Nanotech Security has announced that it will acquire Fortress Optical Features, a producer of optical thin-films (OTF) used as security threads in the banknotes of several currencies, for up to $17.5 million. Following the transaction due to close in September, Nanotech will integrate its KolourOptik nanotechnology into Fortress’ existing OTF product line, which is expected to significantly increase the security of banknotes.
Counterfeit banknotes are a huge concern for banks, so they are constantly searching for new ways to ensure currencies cannot be duplicated. Not only are advanced vision systems used to inspect printed money, but security features, such as watermarks or microlettering, are processed into the banknotes to prevent counterfeiting.
Under the new transaction, Nanotech anticipates that it can increase the security of banknotes by integrating its KolourOptik technology into Fortress Optical Features' OTF product line, whereby KolourOptik images will act as an additional feature to the OTF threads.
‘By layering our KolourOptik nanotechnology onto Fortress Optical Features’ security threads which are currently used in numerous currencies, we will create a next-generation product for the banknote industry,’ said Doug Blakeway, president and CEO of Nanotech.
The KolourOptik technology was inspired by the unique optical properties of the Blue Morpho butterfly, and is used to authenticate security and branding images through a unique interaction of natural light with a grid of nano-sized holes.
It was first developed by researchers from Simon Fraser University in Canada. Nanotech Security then built on this ‘butterfly effect’ concept by developing new nanostructures that produce colour images which, when illuminated, appear similar to an LED-display. The nanotechnology is one of the first that can be seamlessly integrated into a commercial manufacturing process.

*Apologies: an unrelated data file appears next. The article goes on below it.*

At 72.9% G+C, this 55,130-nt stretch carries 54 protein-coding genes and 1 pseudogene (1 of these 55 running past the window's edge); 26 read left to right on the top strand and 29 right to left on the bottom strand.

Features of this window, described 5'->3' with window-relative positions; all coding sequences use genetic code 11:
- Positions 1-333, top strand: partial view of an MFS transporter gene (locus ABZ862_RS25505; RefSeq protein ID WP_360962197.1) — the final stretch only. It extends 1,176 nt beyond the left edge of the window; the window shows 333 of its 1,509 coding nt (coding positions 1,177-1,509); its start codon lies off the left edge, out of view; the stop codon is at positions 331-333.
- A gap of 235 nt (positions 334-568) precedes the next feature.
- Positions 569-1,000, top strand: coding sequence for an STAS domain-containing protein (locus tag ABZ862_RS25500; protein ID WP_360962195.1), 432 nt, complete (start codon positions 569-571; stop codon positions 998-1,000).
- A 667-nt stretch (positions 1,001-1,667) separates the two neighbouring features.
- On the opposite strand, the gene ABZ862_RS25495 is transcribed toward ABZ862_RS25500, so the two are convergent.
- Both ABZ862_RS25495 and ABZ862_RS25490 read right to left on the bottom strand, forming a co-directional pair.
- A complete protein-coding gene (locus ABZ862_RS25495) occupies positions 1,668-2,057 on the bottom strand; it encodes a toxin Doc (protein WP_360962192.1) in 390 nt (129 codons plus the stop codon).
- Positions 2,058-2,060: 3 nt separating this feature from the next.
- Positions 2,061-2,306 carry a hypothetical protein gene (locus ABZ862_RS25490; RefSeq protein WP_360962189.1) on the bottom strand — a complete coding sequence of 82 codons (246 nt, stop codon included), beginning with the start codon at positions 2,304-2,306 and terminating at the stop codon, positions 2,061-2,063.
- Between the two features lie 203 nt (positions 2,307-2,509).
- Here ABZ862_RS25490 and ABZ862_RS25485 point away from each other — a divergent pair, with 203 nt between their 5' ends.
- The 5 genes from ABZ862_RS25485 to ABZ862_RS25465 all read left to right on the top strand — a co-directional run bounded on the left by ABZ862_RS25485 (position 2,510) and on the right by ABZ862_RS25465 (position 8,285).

To date, Fortress Optical Features’ technology has been used in 11 international currencies. The optically variable thin films consist of a unique combination of layered or ‘stacked’ thin film materials to produce a predictable colour replay. Additional features of the film include differing optical features or colours which appear when the banknote is tilted. The material was developed by the Bank of Canada in coordination with the National Research Council of Canada.
Fortress Optical Features recently invested $4.2 million to renovate its existing production facility and added $1.0 million in new equipment over the past few years. As part of the transaction, Nanotech will acquire Fortress Optical Features’ production facility and high technology OTF production equipment.
In the future, it is anticipated that the technology could be expanded into other market sectors, explained Blakeway: ‘The transaction will expand Nanotech’s current IP portfolio for optical security features to include Fortress Optical Features’ 14 current patent applications which should enhance our ability to compete in other commercial spaces such as passports as well as product branding and authentication.’
The colour of money With new polymer banknotes entering circulation in various countries, colour imaging systems that offer extended sensitivity into the infrared and ultraviolet are needed to inspect the printed money